Nicole and Chase used to be BFFs, then junior high happened. The high school centennial dance is coming but Nicole gets dumped. So does Chase. They stage a relationship to get at their exes. They visit each other's worlds. Love in the air?
Melissa Joan Hart,
A young man wins and loses the first serious love of his life. Al Connelly falls in love with the girl of his dreams. After the summer she breaks up with him. As he tries to recover Al goes to desperate measures.
Freddie Prinze Jr.,
Ryan (Shane West) is a bit of a geek with eyes for the school sex bomb, Ashley (Jodi Lyn O'Keefe), which induces cringing in his neighbor and best friend, Maggie (Marla Sokoloff), a cute intellectual girl. But popular jock Chris (James Franco) has his eye on Maggie, and he offers to help Ryan win Ashley if Ryan will help Chris with Maggie. So begins a two-headed variation on Cyrano de Bergerac; Ryan composes soulful e-mails for Chris, and Chris advises Ryan to treat Ashley like dirt, which seems to be the only way to get her attention. At first, neither finds it easy to change their ways; Chris comes on too strong, and Ryan is too nervous to be a jerk. But as they start to succeed, Ryan begins to see Maggie in a new light and wonders if he's pursuing the right girl. He realizes Ashley is not meant for him, and tries to convince Maggie about Chris's affection for her. Maggie is reluctant to take him "back" at first, but then realizes Ryan has a change of heart.Written by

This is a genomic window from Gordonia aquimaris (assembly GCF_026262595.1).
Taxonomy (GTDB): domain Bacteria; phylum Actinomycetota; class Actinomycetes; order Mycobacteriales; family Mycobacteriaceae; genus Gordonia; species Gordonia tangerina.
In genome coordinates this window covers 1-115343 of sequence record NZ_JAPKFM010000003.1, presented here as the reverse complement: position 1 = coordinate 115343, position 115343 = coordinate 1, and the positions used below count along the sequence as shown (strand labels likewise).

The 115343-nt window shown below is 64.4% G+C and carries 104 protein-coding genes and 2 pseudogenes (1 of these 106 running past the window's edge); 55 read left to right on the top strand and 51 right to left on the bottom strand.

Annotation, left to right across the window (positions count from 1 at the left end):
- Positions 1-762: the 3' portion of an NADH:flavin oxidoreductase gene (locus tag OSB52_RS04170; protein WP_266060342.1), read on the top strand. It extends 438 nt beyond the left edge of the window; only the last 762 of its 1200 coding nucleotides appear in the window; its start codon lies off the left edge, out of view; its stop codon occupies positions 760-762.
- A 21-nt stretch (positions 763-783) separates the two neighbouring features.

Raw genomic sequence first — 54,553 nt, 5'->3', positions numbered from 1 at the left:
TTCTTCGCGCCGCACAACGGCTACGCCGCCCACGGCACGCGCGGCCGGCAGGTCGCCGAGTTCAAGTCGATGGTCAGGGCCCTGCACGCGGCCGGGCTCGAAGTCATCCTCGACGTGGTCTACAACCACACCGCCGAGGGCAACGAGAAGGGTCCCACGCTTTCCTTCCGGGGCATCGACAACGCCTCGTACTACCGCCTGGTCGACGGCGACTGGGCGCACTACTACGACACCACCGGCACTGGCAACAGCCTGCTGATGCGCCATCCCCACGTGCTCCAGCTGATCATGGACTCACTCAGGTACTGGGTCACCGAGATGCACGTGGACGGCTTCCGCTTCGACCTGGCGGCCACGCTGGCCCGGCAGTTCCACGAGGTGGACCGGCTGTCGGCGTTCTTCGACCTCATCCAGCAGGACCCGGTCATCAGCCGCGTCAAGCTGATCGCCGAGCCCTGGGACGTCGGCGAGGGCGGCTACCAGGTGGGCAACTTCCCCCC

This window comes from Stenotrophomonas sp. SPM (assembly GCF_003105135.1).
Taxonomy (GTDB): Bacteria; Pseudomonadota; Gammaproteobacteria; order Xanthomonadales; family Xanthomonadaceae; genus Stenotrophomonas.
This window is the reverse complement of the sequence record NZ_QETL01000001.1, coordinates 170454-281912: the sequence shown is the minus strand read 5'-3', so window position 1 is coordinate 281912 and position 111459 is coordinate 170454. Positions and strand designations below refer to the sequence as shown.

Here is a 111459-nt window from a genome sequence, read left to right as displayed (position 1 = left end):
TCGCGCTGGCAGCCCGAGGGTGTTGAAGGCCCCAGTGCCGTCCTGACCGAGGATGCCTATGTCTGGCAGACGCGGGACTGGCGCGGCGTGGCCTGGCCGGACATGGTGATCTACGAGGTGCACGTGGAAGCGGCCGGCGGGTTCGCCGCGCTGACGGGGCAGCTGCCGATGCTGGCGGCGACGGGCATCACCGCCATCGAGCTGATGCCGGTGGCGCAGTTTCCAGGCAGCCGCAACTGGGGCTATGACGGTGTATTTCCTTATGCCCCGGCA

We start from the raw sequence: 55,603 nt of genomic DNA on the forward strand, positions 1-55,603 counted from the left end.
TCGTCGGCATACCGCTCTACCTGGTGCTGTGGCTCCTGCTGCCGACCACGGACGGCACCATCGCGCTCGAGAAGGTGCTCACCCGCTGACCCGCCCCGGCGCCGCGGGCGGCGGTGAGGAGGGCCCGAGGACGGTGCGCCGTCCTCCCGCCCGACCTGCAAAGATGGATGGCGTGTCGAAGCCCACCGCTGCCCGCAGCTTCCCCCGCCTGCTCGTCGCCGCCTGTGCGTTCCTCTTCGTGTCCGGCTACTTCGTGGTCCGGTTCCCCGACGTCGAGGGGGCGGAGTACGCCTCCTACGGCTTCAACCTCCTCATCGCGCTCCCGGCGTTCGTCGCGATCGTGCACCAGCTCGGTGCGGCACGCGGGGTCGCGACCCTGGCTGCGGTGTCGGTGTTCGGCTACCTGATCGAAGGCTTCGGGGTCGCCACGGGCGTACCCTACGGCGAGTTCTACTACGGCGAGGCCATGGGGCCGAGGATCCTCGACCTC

A scene, which can be seen in the previews, was cut from the film: At the carnival, after Ryan is forced to wear a small children's shirt, he and Ashley decide to take pictures in a photo-booth where she asks, "Do you want to kiss me?". When he leans over to kiss her she turns around and he gets a mouth full of her hair. See more »
A pair of friends seek love elsewhere when all they had to do is find each other.
Whatever it Takes is another teenage comedy which takes place in I guess another of the top ten high schools in America where no one is ugly, no one seems to be lacking financially, and no one of discernible color or race plays a major part in the proceedings. In other words, an utopia for the new century. Even though Whatever it Takes may have been influenced on the surface by Rostand's long nosed romantic miscreant, it really falls in line with John Hughes' two fisted romantic romps of the 80's Pretty in Pink and Some Kind of Wonderful. All these films deal with the strained relationship between a pair of life long friends when an affair of the heart presents itself. Whatever's problems stem from the fact both leads who are supposedly intelligent can't see the forest for the trees. Sokoloff and West are very engaging and great to look at but to assume old friends will be become new lovers strains the tenets of logic. Love may be blind but does it necessarily have to be dumb as well, even in this day and age?
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